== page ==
Margaret Court interview, video, Australian Open, record 24-time Grand Slam champion, John McEnroe, Martina Navratilova
Controversial tennis great Margaret Court has hit back at two of the sport’s legends who staged a stunning protest at the Australian Open in calling for the arena that bears her name to be changed.
Court, a record 24-time Grand Slam champion, was honoured at the Australian Open last week for the 50th anniversary of her calendar-year Grand Slam.
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McEnroe doubled down on his views about Court.
“There’s only one thing longer than the list of Margaret Court’s tennis achievements: it’s her list of offensive and homophobic statements,” he said on Eurosport. “Just a few examples. During the apartheid regime in South Africa, she said: ‘I love South Africa. They have the racial situation better organised than anyone else.’ What?
“About transgender children and LGBTIQ: ‘It’s all the work of the devil – tennis is full of lesbians. it is sad for children to be exposed to homosexuality’. Serena, do me a favour: get two more grand slams this year and get to 25, so we can leave Margaret Court and her offensive views in the past, where they both belong.”
Navratilova also explained why she took part in the protest.
“It’s just unfortunate because I think what Margaret Court doesn’t realise is how many people she hurts with her rhetoric,” she said. “She can believe whatever she wants but she’s actually hurting people and that’s not OK.”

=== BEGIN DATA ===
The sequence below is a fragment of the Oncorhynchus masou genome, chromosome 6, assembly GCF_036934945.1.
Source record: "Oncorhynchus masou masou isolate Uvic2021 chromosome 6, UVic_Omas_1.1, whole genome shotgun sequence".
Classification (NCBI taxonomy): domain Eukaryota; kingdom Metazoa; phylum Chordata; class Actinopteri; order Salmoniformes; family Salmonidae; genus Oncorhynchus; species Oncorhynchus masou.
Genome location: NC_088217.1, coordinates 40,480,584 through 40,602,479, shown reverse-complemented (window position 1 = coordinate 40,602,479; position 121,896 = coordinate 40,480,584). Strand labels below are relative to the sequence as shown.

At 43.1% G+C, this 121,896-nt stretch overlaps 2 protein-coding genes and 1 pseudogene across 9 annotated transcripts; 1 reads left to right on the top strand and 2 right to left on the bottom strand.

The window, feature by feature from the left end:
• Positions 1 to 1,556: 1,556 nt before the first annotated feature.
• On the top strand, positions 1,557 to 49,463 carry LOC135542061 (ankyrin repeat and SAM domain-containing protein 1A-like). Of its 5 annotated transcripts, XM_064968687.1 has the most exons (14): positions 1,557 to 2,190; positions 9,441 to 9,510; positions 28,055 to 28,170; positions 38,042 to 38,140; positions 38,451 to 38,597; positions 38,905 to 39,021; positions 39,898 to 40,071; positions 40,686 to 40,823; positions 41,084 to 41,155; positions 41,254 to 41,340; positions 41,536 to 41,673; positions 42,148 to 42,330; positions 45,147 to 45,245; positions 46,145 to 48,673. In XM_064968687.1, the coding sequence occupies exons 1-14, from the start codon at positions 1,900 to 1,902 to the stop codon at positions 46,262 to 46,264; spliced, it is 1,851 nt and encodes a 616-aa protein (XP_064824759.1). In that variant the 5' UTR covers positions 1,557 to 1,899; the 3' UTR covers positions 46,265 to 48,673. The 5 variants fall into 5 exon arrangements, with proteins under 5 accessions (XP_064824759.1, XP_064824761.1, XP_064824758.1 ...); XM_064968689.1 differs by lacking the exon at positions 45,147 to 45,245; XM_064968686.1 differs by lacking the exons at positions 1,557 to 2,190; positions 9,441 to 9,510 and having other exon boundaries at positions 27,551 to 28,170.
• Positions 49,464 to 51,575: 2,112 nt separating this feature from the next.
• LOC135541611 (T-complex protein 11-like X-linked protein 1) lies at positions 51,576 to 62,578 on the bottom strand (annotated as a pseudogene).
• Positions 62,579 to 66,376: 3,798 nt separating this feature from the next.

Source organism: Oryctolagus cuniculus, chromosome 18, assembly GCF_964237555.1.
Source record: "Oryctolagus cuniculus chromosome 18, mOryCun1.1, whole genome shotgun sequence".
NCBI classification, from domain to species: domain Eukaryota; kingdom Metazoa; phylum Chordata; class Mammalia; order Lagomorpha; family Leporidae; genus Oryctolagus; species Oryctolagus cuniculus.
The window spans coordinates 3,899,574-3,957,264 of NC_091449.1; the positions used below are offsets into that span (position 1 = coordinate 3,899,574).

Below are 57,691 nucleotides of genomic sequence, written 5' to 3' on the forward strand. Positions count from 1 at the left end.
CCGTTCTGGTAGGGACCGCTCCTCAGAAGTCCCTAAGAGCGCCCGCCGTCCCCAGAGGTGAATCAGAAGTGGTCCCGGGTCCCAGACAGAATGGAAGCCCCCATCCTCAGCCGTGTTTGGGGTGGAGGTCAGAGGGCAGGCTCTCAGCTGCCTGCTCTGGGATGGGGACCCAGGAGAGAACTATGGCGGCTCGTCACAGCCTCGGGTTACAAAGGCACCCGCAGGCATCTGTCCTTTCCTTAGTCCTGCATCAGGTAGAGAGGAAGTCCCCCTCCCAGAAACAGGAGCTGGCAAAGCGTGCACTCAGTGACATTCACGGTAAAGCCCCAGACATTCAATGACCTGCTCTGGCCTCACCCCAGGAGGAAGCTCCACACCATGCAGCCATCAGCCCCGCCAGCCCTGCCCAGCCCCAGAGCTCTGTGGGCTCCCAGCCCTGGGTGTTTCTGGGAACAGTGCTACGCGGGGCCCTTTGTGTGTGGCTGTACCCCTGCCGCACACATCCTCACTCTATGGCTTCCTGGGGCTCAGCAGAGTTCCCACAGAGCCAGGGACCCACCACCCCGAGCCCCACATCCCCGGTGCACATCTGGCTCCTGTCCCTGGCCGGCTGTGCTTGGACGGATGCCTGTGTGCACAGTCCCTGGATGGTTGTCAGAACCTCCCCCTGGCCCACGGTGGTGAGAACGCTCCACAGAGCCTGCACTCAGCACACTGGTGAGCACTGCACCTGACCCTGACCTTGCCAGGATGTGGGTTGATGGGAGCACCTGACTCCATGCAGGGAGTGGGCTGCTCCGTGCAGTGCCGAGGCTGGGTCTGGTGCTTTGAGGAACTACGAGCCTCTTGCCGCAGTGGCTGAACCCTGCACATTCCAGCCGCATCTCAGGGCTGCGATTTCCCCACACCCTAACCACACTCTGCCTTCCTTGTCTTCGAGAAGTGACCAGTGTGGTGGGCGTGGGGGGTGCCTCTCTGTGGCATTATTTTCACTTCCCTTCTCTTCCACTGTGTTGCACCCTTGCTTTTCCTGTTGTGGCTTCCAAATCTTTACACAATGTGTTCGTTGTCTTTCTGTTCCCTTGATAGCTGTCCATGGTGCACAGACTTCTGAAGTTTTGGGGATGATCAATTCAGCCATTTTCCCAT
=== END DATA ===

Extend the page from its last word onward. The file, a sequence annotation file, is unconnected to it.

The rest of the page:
But Court responded on Tuesday night after giving an interview to Channel 9 news.
“Well, I think they (Tennis Australia) said they were going to honour me but not celebrate me because of my stance and my views on gay marriage and all those areas, which I’ve got nothing against people who are gay,” Court said.
“From the tennis side of it, where they pointed the finger at me and tried to discriminate against everything that I’ve done.
“I always thought I got on quite well with John McEnroe and I’ve always respected him. I feel sorry for him that he speaks like that and that he can’t separate one part of life to another.
“I’d never go to another nation, whatever I thought of the person, I would never say, ‘Hey, you should take their name off a building.’ And I think that was very, very wrong.
“You know, there are a lot of those people who do agree with me.
“I walked around and people touched me on the shoulder and said, ‘Thank you for being my voice.’ I’ve never had one person come and say: ‘I hate you’.
But Court wasn’t given a microphone to speak when she was honoured for the 50th anniversary of her calendary-year Grand Slam, and she thinks she knows why.
“They think because I’m a preacher I’m going to preach the gospel,” Court said.
In a live appearance on Channel 9’s Today show last week, McEnroe admitted there may have been “a better way to do it” but he did not back down from his stance against Court and her views.
“What she said in the past, her comments, to me go over the line of what should be acceptable, in my opinion,” McEnroe said.
Asked what he would specifically tell Court, McEnroe said: “I would say to Margaret that ‘you are a tremendous champion. You should be perfectly entitled to your beliefs.’
“But I would say that (she needs) a little bit more understanding about each and every person’s, you know, the way they live their lives.
“You know, I grew up a Catholic and went to church every week and it was all about guilt. You know, it just made — you know, it made me the way I was.
“It’s not easy. So we all have to be more tolerant. You know, there are some things written thousands of years ago, maybe we can take it with a grain of salt. I can take it with a grain of salt. I can’t remember yesterday.”